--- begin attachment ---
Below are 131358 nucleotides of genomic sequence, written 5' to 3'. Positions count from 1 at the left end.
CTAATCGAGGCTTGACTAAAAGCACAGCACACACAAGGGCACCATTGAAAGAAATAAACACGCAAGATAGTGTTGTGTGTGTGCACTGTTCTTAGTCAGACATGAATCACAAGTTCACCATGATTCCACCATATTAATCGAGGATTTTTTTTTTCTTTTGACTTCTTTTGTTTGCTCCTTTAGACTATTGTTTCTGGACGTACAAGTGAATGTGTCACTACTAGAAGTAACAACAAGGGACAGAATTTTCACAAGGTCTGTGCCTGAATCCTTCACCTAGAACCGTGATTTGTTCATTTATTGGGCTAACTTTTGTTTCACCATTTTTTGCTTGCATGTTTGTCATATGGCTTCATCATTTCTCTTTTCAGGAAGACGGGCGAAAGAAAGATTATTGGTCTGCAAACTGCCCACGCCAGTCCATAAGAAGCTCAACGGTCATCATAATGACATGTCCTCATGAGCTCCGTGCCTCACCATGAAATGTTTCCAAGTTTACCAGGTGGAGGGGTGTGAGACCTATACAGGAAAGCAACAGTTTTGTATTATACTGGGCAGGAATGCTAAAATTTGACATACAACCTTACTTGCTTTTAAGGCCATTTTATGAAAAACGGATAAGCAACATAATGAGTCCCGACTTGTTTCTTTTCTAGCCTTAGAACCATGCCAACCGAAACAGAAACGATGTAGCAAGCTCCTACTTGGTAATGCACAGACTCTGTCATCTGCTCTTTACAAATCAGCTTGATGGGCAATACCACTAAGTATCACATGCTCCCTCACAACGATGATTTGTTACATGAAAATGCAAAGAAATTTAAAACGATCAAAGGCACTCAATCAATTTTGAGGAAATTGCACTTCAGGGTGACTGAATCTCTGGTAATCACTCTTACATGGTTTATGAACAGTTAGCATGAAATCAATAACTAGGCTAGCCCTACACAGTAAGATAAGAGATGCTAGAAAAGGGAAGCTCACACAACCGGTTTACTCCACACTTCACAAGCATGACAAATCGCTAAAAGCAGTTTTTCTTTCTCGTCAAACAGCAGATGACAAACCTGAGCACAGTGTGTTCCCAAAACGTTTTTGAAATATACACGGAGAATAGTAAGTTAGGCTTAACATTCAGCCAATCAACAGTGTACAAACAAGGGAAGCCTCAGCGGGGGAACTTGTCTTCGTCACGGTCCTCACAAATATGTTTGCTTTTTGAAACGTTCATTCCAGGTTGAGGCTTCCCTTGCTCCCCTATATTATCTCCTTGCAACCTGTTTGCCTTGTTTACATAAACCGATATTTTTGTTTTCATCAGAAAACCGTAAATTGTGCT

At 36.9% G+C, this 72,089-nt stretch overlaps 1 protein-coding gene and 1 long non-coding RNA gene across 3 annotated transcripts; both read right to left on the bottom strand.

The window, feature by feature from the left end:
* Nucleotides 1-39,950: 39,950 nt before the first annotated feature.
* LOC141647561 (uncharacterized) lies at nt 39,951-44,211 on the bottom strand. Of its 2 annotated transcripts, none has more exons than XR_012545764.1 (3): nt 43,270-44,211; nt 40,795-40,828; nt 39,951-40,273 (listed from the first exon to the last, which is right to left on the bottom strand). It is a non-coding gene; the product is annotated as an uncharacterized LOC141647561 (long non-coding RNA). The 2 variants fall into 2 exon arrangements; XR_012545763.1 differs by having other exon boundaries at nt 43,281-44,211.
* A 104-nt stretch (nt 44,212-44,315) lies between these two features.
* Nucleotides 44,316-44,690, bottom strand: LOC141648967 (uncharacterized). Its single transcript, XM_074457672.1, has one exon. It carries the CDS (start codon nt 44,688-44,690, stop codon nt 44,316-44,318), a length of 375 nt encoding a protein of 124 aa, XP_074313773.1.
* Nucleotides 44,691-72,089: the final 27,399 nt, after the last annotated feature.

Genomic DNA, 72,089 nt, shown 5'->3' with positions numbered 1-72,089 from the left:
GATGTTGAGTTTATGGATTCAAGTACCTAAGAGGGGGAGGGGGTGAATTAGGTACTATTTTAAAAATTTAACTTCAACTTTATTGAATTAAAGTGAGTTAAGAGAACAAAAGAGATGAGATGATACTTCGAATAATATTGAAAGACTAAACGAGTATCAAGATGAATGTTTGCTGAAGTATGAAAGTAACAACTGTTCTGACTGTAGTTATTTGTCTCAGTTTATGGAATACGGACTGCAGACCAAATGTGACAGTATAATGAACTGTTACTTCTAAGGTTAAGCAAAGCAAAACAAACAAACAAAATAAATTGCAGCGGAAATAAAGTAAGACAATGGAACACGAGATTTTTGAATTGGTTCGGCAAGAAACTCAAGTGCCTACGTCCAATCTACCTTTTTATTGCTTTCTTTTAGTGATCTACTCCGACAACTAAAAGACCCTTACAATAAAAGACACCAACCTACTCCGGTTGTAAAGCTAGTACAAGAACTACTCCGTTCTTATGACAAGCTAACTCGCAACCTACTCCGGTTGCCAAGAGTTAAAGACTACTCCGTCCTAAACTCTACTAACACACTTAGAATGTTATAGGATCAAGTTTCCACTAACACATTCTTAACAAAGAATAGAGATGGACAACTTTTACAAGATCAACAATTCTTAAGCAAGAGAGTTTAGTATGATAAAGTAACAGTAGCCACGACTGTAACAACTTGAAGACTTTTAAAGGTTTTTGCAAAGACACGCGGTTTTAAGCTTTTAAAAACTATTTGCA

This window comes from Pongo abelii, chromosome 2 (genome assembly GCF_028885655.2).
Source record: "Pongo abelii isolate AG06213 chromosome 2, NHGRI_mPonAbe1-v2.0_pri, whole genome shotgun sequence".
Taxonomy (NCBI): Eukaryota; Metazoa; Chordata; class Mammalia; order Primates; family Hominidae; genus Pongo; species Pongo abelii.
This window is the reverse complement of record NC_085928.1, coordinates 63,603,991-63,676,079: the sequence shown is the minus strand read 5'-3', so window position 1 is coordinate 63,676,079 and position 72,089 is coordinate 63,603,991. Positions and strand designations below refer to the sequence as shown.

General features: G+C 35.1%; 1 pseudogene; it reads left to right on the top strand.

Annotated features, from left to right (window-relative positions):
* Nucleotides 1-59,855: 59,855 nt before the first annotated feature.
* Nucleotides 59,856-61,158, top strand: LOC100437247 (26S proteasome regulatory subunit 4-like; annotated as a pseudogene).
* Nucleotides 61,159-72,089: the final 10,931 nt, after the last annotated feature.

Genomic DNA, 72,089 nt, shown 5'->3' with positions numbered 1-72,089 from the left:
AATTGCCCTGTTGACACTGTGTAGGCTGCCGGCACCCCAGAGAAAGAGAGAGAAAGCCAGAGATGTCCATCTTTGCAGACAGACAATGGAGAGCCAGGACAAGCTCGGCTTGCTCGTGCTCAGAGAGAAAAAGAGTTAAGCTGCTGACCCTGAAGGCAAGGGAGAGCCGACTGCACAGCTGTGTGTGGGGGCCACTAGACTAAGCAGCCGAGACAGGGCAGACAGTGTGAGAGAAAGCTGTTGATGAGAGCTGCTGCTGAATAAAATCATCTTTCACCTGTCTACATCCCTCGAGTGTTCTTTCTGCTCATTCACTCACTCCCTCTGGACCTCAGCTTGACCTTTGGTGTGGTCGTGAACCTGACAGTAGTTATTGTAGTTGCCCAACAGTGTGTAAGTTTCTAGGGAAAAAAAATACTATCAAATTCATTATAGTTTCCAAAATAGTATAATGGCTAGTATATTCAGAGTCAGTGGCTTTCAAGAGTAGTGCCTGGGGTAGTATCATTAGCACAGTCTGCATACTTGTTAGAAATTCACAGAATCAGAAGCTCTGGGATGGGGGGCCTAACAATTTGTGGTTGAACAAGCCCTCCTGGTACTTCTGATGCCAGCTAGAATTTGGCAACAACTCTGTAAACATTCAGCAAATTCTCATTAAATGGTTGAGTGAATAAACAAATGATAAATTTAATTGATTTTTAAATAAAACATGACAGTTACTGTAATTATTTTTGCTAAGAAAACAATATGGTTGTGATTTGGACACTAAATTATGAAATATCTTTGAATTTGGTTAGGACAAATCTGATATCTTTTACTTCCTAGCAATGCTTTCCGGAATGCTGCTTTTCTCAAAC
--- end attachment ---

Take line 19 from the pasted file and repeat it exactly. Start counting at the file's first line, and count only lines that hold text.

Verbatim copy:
* Nucleotides 59,856-61,158, top strand: LOC100437247 (26S proteasome regulatory subunit 4-like; annotated as a pseudogene).